Intelligent, beautiful, melodic and INFURIATING!
If you face the dark, momma said, 'The darkness will be afraid of you.'
There is life. There is death. There is also, The 'In between'
In Between is much more than an addictive puzzle game. In Between unlike many other games in its’ category actually has a story to tell, and I don’t mean a throw away, ‘quick we need to get this out so lets just say they’re humanities last hope’ type of story; I mean an enthralling, inspiring and depressive tale that will resonate with us all. The stages one goes through when receiving life altering news are the stages Gentlymad has decided to break In Between’s levels into the 5 stages of grief: Denial; Anger; Bargaining; Depression and Acceptance. As you progress through these stages you will trigger cut scenes and voiceovers that will give you a deeper insight into our protagonist, delving into personal matters such as, his family, his condition and things he would have done differently in life.
The tone and mood of the game are amazing and the interweaving of the aesthetics and game mechanics is second to none – from the shattered narrated fragments of our protagonists life appearing in front of him to the interactive pause menu. The way in which the menu is presented not only allows YOU to step away from the madness, but also offers respite for our protagonist in allowing him to go to his happy place where you as the player are then free to roam around his childhood bedroom; this makes the connection between you and the protagonist that much more real, so that when you as the player are stuck in a repetitive cycle of frustration – so is he. Similarly, when you pause the game and grant yourself respite from this vicious cycle the same escape is also permitted to the protagonist.
In the game, as in life, the more progress you, make the more complex and dangerous the levels become. Each chapters complexities are placed strategically as symbolic manifestations of our protagonists free fall into grief. For example, the ‘Denial’ stages unique interaction consists of an all-consuming black fog that slowly creeps up on the protagonist and in order to chase the fog away you must heed the words of his mother and ‘Face the darkness.’ This in turn pushes the fog back and allows you to keep going until once again it creeps up on you and you must turn and face it. You then continue this strategy of running away from/turning and confronting until you can escape to the next level.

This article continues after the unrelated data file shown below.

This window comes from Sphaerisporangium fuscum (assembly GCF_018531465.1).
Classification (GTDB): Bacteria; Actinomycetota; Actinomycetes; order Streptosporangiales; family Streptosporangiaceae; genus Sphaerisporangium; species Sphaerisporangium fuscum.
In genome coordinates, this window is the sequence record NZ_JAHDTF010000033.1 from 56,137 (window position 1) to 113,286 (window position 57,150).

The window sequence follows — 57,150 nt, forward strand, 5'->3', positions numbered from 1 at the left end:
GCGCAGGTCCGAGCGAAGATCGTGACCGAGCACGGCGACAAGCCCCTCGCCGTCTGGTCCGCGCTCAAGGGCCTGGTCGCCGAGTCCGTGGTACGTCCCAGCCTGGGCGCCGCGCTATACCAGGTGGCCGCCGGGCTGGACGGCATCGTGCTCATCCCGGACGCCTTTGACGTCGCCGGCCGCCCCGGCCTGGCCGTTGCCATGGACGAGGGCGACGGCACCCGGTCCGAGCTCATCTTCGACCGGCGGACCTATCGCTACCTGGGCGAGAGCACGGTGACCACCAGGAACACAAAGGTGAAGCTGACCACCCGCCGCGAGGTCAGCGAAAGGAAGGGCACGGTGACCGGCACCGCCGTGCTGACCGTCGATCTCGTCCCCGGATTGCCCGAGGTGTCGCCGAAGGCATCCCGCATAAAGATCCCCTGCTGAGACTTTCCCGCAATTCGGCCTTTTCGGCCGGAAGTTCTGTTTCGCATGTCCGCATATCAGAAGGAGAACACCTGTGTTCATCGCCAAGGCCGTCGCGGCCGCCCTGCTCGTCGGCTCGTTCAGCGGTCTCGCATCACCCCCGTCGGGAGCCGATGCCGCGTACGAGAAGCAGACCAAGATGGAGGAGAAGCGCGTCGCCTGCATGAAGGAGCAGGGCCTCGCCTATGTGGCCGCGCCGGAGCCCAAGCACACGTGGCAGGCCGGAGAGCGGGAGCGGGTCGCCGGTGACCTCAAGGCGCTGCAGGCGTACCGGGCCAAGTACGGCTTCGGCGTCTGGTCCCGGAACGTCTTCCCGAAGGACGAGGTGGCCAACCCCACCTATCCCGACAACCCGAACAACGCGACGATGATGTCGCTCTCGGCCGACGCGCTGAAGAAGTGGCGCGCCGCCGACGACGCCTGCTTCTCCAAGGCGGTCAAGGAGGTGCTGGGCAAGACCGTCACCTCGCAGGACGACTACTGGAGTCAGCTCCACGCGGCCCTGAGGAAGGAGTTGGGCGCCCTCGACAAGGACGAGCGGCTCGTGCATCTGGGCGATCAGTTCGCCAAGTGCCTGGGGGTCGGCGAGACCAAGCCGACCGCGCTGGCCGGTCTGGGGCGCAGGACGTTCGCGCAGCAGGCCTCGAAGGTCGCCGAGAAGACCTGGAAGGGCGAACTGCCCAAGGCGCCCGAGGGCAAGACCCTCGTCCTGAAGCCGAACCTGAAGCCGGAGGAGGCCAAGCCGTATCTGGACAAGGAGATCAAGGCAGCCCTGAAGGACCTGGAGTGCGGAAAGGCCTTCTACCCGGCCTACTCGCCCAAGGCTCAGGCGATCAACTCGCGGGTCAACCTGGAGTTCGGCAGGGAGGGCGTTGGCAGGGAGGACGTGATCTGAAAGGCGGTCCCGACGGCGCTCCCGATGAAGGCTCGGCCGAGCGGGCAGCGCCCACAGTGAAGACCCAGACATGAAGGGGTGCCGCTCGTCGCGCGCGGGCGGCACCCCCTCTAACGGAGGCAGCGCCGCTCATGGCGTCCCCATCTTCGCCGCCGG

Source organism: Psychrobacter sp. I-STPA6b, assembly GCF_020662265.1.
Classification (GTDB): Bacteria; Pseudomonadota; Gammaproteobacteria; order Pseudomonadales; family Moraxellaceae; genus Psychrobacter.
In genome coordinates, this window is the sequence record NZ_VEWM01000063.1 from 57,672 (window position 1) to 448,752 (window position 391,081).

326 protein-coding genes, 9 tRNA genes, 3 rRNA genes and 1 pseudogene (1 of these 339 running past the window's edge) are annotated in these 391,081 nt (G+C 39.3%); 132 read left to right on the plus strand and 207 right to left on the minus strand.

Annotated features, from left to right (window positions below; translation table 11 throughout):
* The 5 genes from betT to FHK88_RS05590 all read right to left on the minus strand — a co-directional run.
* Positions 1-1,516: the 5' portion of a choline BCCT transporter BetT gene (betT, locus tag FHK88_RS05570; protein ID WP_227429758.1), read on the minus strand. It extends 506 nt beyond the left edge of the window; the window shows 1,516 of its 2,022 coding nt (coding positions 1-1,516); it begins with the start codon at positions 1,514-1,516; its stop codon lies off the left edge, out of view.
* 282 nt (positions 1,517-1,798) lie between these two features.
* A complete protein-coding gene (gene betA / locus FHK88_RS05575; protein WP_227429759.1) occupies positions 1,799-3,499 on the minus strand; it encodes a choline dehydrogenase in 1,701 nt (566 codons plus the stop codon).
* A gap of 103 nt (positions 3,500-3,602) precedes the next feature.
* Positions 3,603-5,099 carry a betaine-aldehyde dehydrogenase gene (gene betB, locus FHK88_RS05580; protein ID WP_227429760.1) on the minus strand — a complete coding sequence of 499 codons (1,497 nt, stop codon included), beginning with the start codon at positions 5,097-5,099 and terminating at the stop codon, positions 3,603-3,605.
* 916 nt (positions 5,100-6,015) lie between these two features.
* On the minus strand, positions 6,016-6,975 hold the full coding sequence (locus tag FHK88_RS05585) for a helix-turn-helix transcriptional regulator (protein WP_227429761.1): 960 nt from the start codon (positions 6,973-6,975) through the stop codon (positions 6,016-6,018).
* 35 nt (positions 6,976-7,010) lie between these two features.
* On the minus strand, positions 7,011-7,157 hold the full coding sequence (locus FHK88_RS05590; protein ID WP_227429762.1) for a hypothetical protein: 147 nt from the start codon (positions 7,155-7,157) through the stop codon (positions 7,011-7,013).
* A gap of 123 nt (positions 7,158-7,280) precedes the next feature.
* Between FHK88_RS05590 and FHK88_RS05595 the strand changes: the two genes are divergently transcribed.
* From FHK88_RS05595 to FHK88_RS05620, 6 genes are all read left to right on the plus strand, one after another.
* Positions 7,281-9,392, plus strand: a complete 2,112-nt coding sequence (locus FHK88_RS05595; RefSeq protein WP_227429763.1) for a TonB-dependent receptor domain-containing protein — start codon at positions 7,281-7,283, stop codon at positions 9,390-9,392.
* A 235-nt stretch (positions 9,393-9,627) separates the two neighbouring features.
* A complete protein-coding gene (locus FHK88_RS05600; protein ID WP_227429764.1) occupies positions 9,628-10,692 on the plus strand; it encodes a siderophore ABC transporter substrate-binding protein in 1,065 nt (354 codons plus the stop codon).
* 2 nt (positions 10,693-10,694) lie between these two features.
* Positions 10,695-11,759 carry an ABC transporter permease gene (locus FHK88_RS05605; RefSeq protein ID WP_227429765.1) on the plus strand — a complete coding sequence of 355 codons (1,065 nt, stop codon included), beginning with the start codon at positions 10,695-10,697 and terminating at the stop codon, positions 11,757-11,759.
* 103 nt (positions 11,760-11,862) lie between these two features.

In Between is a clever, wonderfully crafted, emotive tale that sadly we all know to well. It is told in a spellbinding manner enveloped in majestic overtones used to help further your immersion into a frustrating beautiful world in which you will die over and over again.
There is a skill gap to this game, not everyone will appreciate it and at times I found myself saying out loud, ‘this is impossible!’ One pixel out and you will find yourself being dragged back to the beginning of the stage, or if your lucky enough, dragged back to a checkpoint, only to once again try and summon the mental gymnastic powers required to get back to the point you died at previously, where, chances are, you’ll die again.
Initially, consumed by anger and frustration I thought that In Between’s lack of compromise when it came to difficulty was a bad thing. I thought that the levels in the more advance stages of grief were just to grueling, but as I got further into the game and eventually completed it, I realised that just as our protagonist had gone on a 5 stage journey of understanding which eventually lead to acceptance, so did I. In this instance art imitated life and for Gentlymad to get across a story of pain and suffering and make us truly relate with the protagonist they had to subject us to small amount of it to induce empathy, and it worked.